Plaintiffs argued that for res judicata to apply, defendants were required to present “unequivocal evidence” of the mutual intention to determine the boundary. The court disagreed with plaintiffs’ asserted burden of proof, but nonetheless found that the “overwhelming” evidence presented demonstrated unambiguous intent to establish the boundaries. This included not only the record in the 1931 action itself but also extrinsic evidence showing that, following entry of judgment, temporary wood stake boundary markers had been replaced with concrete monuments, reflecting a “permanent fixed line” between tidelands and uplands property.

The City of Lafayette violated the Brown Act by not including a litigation threat discussed in closed session in the agenda packet made publicly available before the meeting, but plaintiffs failed to show any prejudice resulting from the violation. Fowler v. City of Lafayette, 46 Cal. App. 5th 360 (2020).

Homeowners sought approval from the City build a cabaña near a tennis court on their property. Plaintiff neighbors appealed the Planning Commission’s approval to the City Council. During consideration of the appeal, the homeowner’s attorney threatened to sue the City if it denied the project. The City Attorney notified the City Council of the litigation threat orally in a closed session. The threat was not noted in the agenda for any of the public meetings, and there was no mention of it in the information packets made available to the public before the meetings. At its final public meeting, the City Council denied the appeal and upheld the Planning Commission’s approval of the application.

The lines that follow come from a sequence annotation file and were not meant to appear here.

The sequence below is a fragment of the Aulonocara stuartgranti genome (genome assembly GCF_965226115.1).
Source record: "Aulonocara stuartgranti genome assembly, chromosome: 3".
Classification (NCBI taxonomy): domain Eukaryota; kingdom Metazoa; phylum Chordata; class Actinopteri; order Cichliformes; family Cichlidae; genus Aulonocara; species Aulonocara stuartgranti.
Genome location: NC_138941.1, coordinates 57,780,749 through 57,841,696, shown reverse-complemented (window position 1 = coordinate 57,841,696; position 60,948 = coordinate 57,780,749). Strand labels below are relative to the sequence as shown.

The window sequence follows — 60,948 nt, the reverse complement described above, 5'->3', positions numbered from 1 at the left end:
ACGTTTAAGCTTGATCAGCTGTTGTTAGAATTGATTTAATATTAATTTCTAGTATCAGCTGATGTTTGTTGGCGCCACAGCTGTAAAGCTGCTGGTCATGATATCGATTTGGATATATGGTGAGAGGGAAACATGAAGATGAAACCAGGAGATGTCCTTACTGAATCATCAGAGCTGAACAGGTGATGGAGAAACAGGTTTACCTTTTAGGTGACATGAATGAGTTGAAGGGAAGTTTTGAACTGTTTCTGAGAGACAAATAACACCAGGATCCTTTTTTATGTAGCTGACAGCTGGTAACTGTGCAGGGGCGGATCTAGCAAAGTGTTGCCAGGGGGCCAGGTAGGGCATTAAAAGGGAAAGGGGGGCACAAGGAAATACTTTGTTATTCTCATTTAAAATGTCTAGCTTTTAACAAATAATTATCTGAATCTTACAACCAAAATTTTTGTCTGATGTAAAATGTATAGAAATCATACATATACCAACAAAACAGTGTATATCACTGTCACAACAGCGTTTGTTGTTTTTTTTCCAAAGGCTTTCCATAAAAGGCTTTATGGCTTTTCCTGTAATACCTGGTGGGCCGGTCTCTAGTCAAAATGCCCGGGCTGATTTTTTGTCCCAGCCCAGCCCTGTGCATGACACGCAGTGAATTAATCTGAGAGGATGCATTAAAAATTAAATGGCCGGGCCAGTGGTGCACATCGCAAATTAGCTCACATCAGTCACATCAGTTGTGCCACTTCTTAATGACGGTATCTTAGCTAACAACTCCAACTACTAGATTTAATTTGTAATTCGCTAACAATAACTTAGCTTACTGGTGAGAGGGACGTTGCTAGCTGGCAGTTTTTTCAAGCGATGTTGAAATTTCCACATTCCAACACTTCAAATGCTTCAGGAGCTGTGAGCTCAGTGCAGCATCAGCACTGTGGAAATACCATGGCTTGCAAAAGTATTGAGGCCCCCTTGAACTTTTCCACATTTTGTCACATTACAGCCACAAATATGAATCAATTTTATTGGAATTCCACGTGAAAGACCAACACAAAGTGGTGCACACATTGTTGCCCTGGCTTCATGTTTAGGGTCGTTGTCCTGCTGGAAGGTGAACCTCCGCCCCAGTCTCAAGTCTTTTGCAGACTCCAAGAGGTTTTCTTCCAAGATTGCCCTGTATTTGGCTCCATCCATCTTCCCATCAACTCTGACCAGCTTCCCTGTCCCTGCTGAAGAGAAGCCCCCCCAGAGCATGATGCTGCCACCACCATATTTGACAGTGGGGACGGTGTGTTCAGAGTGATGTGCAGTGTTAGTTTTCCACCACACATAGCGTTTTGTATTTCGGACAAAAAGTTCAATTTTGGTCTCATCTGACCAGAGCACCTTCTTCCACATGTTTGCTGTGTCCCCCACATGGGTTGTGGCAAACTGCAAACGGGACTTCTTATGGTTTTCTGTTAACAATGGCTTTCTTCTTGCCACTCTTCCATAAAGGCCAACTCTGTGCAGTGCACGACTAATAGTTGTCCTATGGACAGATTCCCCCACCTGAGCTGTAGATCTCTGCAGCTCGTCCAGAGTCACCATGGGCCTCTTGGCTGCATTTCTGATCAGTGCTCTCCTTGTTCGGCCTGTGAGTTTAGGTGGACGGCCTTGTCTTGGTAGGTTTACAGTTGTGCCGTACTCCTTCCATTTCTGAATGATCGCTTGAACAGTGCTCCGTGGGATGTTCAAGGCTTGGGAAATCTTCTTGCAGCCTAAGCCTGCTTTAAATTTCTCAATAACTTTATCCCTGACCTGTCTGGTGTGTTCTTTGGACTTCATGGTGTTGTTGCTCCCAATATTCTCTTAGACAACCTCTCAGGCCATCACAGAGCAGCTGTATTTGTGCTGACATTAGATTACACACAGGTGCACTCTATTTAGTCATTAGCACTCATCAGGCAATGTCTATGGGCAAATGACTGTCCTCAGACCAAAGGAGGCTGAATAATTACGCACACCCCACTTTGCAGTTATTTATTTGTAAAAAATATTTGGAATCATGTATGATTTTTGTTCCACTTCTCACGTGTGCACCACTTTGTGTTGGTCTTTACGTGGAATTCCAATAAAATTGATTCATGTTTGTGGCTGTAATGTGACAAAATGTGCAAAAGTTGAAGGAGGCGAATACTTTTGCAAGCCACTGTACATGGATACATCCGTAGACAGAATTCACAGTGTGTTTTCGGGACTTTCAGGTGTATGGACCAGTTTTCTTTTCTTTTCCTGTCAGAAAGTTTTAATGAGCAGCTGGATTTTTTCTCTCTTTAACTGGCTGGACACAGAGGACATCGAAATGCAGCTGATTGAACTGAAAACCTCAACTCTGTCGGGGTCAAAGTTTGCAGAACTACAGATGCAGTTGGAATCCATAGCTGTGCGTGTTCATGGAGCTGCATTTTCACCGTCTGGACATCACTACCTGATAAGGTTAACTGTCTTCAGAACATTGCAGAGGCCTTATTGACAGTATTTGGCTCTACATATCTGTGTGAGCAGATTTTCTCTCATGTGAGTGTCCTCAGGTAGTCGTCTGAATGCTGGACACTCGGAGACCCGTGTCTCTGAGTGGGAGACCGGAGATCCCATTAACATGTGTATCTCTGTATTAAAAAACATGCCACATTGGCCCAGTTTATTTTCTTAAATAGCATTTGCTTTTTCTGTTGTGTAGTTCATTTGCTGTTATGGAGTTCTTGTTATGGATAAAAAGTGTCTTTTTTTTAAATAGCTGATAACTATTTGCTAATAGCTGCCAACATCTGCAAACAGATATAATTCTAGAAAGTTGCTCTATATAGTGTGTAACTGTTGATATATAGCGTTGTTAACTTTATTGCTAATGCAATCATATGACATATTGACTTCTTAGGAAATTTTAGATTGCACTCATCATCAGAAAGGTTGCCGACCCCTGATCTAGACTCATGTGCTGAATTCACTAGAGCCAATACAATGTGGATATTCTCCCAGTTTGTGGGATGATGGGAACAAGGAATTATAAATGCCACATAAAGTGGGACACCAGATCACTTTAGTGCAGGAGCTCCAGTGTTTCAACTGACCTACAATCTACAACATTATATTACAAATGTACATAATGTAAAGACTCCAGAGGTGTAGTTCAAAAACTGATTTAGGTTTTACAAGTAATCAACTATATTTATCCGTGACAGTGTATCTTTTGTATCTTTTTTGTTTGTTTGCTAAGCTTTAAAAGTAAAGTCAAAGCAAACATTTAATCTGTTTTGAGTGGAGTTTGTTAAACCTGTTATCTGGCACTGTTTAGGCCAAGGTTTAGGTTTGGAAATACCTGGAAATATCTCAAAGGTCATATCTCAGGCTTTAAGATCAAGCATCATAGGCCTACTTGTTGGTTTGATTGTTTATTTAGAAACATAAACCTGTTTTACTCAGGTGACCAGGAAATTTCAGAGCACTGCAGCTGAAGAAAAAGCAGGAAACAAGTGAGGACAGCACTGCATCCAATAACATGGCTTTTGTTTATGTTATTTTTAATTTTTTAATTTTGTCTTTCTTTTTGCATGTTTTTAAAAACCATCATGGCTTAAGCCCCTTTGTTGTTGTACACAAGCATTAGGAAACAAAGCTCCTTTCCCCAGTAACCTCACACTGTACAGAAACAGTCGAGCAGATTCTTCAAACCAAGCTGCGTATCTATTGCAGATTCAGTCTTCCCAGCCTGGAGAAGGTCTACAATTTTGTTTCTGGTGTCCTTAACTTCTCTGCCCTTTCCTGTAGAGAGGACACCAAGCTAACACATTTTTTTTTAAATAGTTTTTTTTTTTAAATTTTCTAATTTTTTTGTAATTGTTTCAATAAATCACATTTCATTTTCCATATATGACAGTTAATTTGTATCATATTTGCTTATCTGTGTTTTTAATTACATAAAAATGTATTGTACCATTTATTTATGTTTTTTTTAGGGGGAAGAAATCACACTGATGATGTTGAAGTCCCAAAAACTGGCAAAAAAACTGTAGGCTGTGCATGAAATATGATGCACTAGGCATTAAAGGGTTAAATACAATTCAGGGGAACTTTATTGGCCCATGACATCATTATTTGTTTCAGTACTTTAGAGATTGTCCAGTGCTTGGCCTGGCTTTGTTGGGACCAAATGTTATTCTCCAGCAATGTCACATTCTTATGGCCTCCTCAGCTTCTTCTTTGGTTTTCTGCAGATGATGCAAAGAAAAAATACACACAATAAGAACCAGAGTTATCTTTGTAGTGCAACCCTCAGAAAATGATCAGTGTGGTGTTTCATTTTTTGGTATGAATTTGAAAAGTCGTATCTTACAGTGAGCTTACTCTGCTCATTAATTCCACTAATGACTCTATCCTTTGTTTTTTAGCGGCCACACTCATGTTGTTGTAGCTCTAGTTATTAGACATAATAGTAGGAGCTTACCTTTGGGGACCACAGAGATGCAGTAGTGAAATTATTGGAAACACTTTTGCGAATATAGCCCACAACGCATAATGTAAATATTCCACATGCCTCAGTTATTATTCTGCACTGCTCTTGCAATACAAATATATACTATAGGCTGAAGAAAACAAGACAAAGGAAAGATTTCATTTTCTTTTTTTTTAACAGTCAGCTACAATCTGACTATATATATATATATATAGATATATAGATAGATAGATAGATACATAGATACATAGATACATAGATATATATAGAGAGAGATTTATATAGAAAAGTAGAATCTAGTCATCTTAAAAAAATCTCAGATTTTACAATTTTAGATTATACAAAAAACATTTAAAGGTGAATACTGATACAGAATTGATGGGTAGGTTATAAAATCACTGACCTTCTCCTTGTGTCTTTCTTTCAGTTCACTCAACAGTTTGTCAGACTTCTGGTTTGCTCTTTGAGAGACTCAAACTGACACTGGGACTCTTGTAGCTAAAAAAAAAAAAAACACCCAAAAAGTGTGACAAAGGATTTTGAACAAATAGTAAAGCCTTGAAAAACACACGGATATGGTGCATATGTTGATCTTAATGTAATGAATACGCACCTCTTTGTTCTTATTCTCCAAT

Plaintiffs sued, contending that the City violated the Brown Act by discussing the application in closed hearings, and that plaintiffs were deprived of their right to a fair hearing.

Brown Act Violation

Plaintiffs claimed the City violated the Brown Act by failing to announce or make available for public inspection the litigation threat that served as the basis for closed session discussions. The City argued it was not required to include the litigation threat in the pre-meeting agenda packet because the threat was not distributed in written form to the City Council. The court of appeal rejected this argument, stating that under the Act, the record of a litigation threat to be discussed in closed session must be reduced to writing and included in the agenda packet made available upon request before a meeting. Therefore, the City violated the Brown Act. Continue Reading Brown Act Violation Did Not Require Nullification of Project Approval Where No Prejudice Was Shown